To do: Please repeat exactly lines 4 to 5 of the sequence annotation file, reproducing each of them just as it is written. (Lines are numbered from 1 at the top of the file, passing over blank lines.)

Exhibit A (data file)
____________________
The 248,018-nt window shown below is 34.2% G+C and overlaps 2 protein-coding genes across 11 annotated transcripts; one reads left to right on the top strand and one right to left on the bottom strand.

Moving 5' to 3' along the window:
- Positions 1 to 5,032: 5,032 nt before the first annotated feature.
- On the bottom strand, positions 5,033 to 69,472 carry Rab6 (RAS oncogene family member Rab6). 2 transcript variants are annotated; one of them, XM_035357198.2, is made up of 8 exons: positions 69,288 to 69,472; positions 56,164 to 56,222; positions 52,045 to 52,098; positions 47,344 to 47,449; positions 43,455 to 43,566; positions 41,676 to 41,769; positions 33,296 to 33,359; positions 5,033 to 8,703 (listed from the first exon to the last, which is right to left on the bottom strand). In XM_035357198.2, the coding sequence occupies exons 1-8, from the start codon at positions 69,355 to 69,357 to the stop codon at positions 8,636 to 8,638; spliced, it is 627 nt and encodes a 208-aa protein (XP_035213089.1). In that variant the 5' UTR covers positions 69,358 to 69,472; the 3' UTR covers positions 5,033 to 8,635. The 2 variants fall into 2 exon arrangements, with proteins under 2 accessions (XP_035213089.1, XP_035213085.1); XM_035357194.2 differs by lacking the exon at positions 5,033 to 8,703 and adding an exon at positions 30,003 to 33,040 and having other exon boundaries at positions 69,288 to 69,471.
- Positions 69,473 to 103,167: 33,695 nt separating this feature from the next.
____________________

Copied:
- On the bottom strand, positions 5,033 to 69,472 carry Rab6 (RAS oncogene family member Rab6). 2 transcript variants are annotated; one of them, XM_035357198.2, is made up of 8 exons: positions 69,288 to 69,472; positions 56,164 to 56,222; positions 52,045 to 52,098; positions 47,344 to 47,449; positions 43,455 to 43,566; positions 41,676 to 41,769; positions 33,296 to 33,359; positions 5,033 to 8,703 (listed from the first exon to the last, which is right to left on the bottom strand). In XM_035357198.2, the coding sequence occupies exons 1-8, from the start codon at positions 69,355 to 69,357 to the stop codon at positions 8,636 to 8,638; spliced, it is 627 nt and encodes a 208-aa protein (XP_035213089.1). In that variant the 5' UTR covers positions 69,358 to 69,472; the 3' UTR covers positions 5,033 to 8,635. The 2 variants fall into 2 exon arrangements, with proteins under 2 accessions (XP_035213089.1, XP_035213085.1); XM_035357194.2 differs by lacking the exon at positions 5,033 to 8,703 and adding an exon at positions 30,003 to 33,040 and having other exon boundaries at positions 69,288 to 69,471.
- Positions 69,473 to 103,167: 33,695 nt separating this feature from the next.